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What’s Your End Game?: Getting the Most Out of Your “Free” Music Promotion Campaign

One of the most interesting fan relationship management conversations I have with clients when coming up with digital music strategies is the “music giveaway”.  I run into artists in one of two camps:

  1. The Old School Artist – This artist doesn’t want to give music away.  They stand firm in their belief that they worked hard on their art and should be compensated monetarily.
  2. The (Wo)Man Without A Plan – This artist just posts music on a their social media profiles and tells their fans to download it. They don’t mind giving their music a way, but they have yet to find a way for it to pay off.

My message to The Old School Artist is simple. You’re not going to many new fans without letting them hear your music for free SOMEWHERE, whether it’s on the radio, at a live show, or on the internet.  Giving fans a free download every now and then won’t hurt…it actually builds a relationship with fans you already have and, when done correctly, provides a way for them to promote your music to their friends.  Radio conditioned fans to hearing at least part of an album before they bought it. Somewhere between Napster and zShare, the internet obliterated the notion that consumers would buy music from “word of mouth” alone. Don’t fear “digital”…embrace it.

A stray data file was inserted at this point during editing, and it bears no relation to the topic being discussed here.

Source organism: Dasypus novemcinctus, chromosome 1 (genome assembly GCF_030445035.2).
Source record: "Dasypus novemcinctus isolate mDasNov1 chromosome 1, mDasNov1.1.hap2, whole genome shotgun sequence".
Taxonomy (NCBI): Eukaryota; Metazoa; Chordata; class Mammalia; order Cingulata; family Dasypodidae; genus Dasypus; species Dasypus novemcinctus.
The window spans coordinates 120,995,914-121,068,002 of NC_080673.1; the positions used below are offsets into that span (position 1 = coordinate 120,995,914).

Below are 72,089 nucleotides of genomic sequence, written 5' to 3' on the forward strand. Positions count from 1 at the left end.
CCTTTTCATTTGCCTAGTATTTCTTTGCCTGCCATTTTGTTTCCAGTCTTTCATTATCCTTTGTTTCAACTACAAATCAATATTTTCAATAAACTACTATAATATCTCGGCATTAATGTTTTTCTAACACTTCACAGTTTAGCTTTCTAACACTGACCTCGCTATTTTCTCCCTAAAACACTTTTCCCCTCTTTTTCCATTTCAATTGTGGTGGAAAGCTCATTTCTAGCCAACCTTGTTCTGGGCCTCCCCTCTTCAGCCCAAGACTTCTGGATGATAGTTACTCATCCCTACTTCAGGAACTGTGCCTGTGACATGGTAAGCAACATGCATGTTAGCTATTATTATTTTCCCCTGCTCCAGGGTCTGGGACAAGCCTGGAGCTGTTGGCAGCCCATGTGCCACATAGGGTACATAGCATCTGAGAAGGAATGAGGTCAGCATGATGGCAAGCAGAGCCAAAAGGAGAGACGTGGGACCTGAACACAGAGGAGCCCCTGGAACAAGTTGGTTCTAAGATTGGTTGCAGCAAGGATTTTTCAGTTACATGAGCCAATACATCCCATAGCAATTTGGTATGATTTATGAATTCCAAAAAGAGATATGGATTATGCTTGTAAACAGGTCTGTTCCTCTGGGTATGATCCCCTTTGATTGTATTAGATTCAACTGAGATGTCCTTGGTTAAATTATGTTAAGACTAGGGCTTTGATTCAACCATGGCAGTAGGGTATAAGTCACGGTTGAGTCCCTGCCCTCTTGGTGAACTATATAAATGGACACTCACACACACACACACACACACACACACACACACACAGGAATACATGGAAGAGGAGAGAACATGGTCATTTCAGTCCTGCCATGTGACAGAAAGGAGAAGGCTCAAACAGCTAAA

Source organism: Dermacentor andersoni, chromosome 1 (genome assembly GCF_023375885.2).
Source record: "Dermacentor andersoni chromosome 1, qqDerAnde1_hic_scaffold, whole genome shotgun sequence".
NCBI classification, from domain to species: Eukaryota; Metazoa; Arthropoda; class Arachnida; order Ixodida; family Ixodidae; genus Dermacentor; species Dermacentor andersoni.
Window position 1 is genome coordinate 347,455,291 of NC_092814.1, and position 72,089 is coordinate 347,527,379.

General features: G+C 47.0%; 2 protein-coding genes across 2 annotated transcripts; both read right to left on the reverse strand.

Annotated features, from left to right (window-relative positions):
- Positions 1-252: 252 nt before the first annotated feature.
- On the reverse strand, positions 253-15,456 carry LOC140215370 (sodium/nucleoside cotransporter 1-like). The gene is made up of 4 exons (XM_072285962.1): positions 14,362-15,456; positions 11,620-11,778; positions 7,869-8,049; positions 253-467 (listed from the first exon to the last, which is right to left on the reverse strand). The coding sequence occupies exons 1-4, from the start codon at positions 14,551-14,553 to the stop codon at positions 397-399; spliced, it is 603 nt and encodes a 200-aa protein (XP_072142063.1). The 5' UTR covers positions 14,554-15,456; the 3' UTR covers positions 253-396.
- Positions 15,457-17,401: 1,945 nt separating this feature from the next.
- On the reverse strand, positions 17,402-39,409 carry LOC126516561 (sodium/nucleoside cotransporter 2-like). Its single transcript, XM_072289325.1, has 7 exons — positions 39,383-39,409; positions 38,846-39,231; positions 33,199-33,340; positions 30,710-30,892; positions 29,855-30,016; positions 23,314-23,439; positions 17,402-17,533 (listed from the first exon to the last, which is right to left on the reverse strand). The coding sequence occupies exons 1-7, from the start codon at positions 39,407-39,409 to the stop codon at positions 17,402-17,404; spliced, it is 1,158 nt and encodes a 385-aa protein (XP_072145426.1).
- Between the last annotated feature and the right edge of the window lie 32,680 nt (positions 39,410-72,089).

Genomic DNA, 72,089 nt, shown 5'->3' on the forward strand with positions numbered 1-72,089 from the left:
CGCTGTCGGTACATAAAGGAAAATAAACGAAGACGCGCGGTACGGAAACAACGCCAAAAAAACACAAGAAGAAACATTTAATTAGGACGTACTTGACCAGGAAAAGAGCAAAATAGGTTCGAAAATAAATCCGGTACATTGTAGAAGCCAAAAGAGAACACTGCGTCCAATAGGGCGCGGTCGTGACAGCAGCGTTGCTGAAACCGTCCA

To the (Wo)Man Without A Plan:  You have the right idea in providing people with free samples of your music.  What you need to focus on now is your end game. Say to yourself “I might not charge money, but what can I get in return?” Here are a few suggestions:

  • Information – Data is the most valuable possession you can have, especially on the internet. One way to make a free track giveaway pay off is to collect the downloader’s contact information (i.e. email address).  Bandcamp is a great service that let’s you do this without a lot of hassle.
  • Word-of-Mouth Advertising – Let your fans speak for you.  Trade a free track for a tweet or status update.  Tweet For A Track is a good service to use for this.  Reverbnation also has a cool sharing feature.
  • Tip Jar/Pay-What-You-Wish – Technically, this is a form of payment.  You can always offer your track for free and allow fans to pay something if they like it.  Both Paypal and Noisetrade allow you to use the tip jar system. Noisetrade is flexible because it gives fans the option of tipping or providing contact information in exchange for a track.  NOTE: The tip jar method also works at live gigs.  After a show, offer your fans a copy of your CD and give them the option to pay what they want.  I have a colleague who does this all the time with surprising results…he often makes more money at those gigs than he would if he asked fans to pay a set price. It never hurts to ask!

That should be enough to start you off.  If you have any other suggestions, feel free to leave them in the comment section!

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